SAN ANTONIO – Only a few hours after Villanova won its second national championship in three years, projected rankings were unveiled of the top 25 teams for next season.
The way-too-early unanimous choice for No. 1 was, drumroll please … Kansas.
Sometimes those rankings end up pretty accurate, depending on which players leave for the NBA or transfer in or out. That process can be unpredictable, but not as unpredictable as what could happen to college basketball in the 12 months leading up to the 2019 Final Four in Minneapolis.
You can bet the sport will look different. But how much different?
NCAA President Mark Emmert and University of Minnesota President and Division I Board chairman Eric Kaler spoke in San Antonio about how the corruption revealed from the federal investigation is affecting the game. They addressed the transfer epidemic and one-and-done players among other topics.
Emmert said his commission on college basketball, headed by former Secretary of State Condoleezza Rice, will present recommendations for reform April 25. Even he doesn’t know what to expect.
From NCAA figureheads to coaches and players at the Final Four this week, there was talk about enjoying their experience in San Antonio but also wanting to see changes made in the game before the 2018-19 season. Nobody knew which rules would be different this time next year.
Will players be allowed to transfer and be immediately eligible? Kaler and Emmert had no clue, stating only “it’s a complicated issue.” Players like Kansas guard Charlie Moore, who sat out this year after transferring from California, said: “I won’t make the rules, but I don’t think there should be a problem if you transfer and play right away.”
Will more schools, coaches or players be disciplined because of rules violations from the FBI probe? Kaler said it’s hard to be sure until the NCAA Division I board receives the recommendations from Rice’s commission, “but we are poised to act with efficiency in a nimble and quick way.”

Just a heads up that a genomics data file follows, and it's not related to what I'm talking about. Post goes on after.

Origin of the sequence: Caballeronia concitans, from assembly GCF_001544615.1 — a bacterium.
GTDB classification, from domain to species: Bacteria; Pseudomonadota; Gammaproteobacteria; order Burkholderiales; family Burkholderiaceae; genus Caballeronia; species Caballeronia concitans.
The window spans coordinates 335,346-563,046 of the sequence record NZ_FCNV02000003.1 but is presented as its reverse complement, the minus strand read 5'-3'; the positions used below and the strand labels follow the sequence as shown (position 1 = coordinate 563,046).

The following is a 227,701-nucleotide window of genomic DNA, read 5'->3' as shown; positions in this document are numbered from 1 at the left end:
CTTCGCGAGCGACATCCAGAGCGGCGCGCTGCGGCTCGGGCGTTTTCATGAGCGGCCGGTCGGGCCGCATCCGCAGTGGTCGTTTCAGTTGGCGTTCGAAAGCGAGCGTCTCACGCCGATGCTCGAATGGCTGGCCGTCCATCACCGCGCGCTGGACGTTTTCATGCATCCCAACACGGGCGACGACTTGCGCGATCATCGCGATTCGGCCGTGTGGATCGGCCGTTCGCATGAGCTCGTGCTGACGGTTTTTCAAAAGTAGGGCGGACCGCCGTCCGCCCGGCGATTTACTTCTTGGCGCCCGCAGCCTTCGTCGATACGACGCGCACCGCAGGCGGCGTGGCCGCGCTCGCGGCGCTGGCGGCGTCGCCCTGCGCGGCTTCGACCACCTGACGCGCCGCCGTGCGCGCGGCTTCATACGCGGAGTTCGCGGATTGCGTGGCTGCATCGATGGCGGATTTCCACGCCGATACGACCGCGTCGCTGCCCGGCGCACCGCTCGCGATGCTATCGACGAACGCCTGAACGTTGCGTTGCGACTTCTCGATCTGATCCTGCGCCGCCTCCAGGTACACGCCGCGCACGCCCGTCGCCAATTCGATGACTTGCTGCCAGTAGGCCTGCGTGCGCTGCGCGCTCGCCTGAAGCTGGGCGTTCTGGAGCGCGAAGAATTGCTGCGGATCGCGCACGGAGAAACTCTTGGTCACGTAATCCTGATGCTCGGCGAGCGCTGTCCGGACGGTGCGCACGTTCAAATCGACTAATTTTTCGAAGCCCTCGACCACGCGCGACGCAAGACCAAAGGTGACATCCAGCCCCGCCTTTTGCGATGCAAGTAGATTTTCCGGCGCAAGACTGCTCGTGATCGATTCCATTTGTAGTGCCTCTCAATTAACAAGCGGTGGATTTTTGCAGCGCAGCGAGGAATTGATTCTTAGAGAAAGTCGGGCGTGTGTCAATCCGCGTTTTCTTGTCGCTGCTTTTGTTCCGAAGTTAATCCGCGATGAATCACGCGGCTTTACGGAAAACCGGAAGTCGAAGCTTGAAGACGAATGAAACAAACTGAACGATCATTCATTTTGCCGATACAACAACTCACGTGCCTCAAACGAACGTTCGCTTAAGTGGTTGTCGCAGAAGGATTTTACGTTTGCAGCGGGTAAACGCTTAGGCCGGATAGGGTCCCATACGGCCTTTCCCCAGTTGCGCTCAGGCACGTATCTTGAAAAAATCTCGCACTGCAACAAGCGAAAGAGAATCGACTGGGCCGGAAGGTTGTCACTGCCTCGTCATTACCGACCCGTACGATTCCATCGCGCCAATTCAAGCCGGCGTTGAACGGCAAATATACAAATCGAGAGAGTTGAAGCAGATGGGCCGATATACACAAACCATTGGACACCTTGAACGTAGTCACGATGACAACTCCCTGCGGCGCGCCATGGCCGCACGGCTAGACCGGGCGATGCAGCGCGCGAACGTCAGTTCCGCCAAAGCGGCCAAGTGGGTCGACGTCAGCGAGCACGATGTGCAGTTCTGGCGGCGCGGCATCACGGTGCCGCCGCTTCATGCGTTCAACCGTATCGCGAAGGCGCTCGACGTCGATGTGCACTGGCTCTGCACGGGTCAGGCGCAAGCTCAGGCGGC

Emmert called basketball the most important sport in college athletics and said the NCAA tournament “represents what’s great about college basketball.”
The tournament started with a bang, making history with the first 16-1 seed upset when UMBC took out No. 1 overall seed Virginia. Loyola Chicago and Sister Jean stole the hearts of the nation advancing to the Final Four. But Villanova’s blowout win against Michigan reportedly received one of the lowest TV ratings ever for the title game.
Still, it certainly helped the perception of the game to have some of the most respected coaches, such as Villanova’s Jay Wright, Michigan’s John Beilein and Kansas’ Bill Self, representing college hoops in the Final Four this year.
Voted in one poll last year as the cleanest coach in the sport, Beilein didn’t know how to respond when asked about that in San Antonio. It’s a distinction he believed many of his peers share, but it’s harder to know with the FBI’s investigation putting so many programs under suspicion
“I represent hundreds of Division I coaches that are doing things the right way,” Beilein said. “We do everything we can to make sure we follow the very spirit — not just the NCAA rules, the spirit of the rules of the NCAA.”
Wright, who also won the 2016 national championship in Texas, at Houston’s NRG Stadium, said he prefers warm-weather spots for the Final Four, which isn’t exactly the way to describe Minnesota in late March and early April.
“I have my few favorite spots for the Final Four, and one of my top criteria is when you can [have] warm weather and when you can walk around to your spots rather than have to drive everywhere,” Wright said. “Love the Riverwalk, love the weather, and love the fact you can walk everywhere, and everything is in close proximity.”
Getting around without driving won’t be a problem with U.S. Bank Stadium in downtown Minneapolis, where teams will stay and most of the action surrounding the Final Four will take place next year.
Having warmer weather in the spring in Minnesota is definitely unpredictable. Just like what teams will be in the Final Four and what the temperature will be in college basketball a year from now. Time will tell.